As you can see, these books have been re-released with new covers (above), which are very different from the covers of the books I bought ten years ago (below).
The Darkangel out of the school library when I was in third grade. I loved the summary on the back and was determined to read it. Unfortunately, my reading skills weren't quite up to the challenge of reading this fantasy book written for kids much older than me. So I reluctantly returned it to the library, having only read maybe twenty pages; I returned it early in the morning when the librarian wasn't in the library yet so that I wouldn't have to admit to her that she had been right, that it was a little too old for me.
But I certainly didn't forget about. When I got to sixth grade, I went back to the library in search of it. It wasn't there. I figured it must've been one of the books the school library borrowed from the public library, but they didn't have a listing for it either. A few years later, our town library networked their catalog with those of the other libraries in northwest Ohio, and I went back to check the other libraries. I searched both Darkangel and Dark Angel. I got a few hits for the latter, but none of them were the book I sought (but I did get a hit on a VC Andrews book that I did read).
I checked library catalogs intermittently throughout high school, but never with any luck.
And then, in my junior year of college, I took an adolescent literature course. One of our last assignments was to read a book--any book--from the YA/teen section of the university library, a section I hadn't paid much attention to prior to that class. We had to talk to the class about the book, why we'd chosen it, and whether we'd use it as a class book (why/why not). A week before the book had to be read, I went browsing. I'd fallen out of touch with the world of YA books, so I wasn't sure what I'd find. I had three books in my hand--a biography, a science fiction book, and a general fiction book--when I decided to make my decision without going through the last few shelves. And that's when I glanced at the shelf, and there it was: The Darkangel by Meredith Ann Pierce.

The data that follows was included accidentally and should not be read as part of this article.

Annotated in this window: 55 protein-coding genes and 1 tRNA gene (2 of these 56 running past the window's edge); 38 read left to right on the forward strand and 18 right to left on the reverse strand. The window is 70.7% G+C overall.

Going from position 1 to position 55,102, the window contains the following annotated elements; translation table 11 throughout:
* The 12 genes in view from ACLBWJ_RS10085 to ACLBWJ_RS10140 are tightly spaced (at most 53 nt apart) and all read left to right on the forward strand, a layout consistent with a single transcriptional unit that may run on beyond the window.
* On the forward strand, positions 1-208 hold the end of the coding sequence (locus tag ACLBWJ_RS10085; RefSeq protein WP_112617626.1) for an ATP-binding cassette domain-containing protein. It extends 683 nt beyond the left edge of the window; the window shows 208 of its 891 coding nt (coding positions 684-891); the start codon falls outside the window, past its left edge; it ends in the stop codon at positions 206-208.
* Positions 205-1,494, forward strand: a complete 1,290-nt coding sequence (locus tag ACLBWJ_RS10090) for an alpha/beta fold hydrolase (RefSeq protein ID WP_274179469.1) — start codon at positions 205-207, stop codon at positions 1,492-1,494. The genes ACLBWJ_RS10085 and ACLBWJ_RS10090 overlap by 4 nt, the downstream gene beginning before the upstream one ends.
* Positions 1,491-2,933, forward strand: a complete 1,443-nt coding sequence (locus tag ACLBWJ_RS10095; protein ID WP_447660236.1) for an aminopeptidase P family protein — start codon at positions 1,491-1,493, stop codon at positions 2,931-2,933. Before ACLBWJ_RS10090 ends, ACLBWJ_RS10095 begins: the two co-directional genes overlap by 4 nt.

I took Pierce's book home, and read it all that night in front of the fireplace. And the next day, I went to work (at the university bookstore) and ordered the other two books in the trilogy, feeling at once excited and silly for not realizing that it was a trilogy. (I'm drawn to trilogies, so I should just assume that every book I pick up is the beginning of a trilogy.)
I'm inclined to think that fans of Robin McKinley's YA books will also like Pierce's, even though this is a strange kind of fairy tale, in which the darkangel of the title is a kind of vampire that sucks souls instead of blood, and he has to collect thirteen souls--his brides--to take to his witch-mother in order to complete his transformation. Aerial, our heroine, is a slave to the woman he takes as his twelfth bride, and she volunteers to be his thirteenth, knowing of nothing else she could possibly be suited for.
It becomes Aeriel's mission, both in the first book and through the rest of the trilogy, to save both herself and the vampire; she knows he's not beyond redemption yet.
This is one of the trilogies on my shelf that I don't ever plan to part with.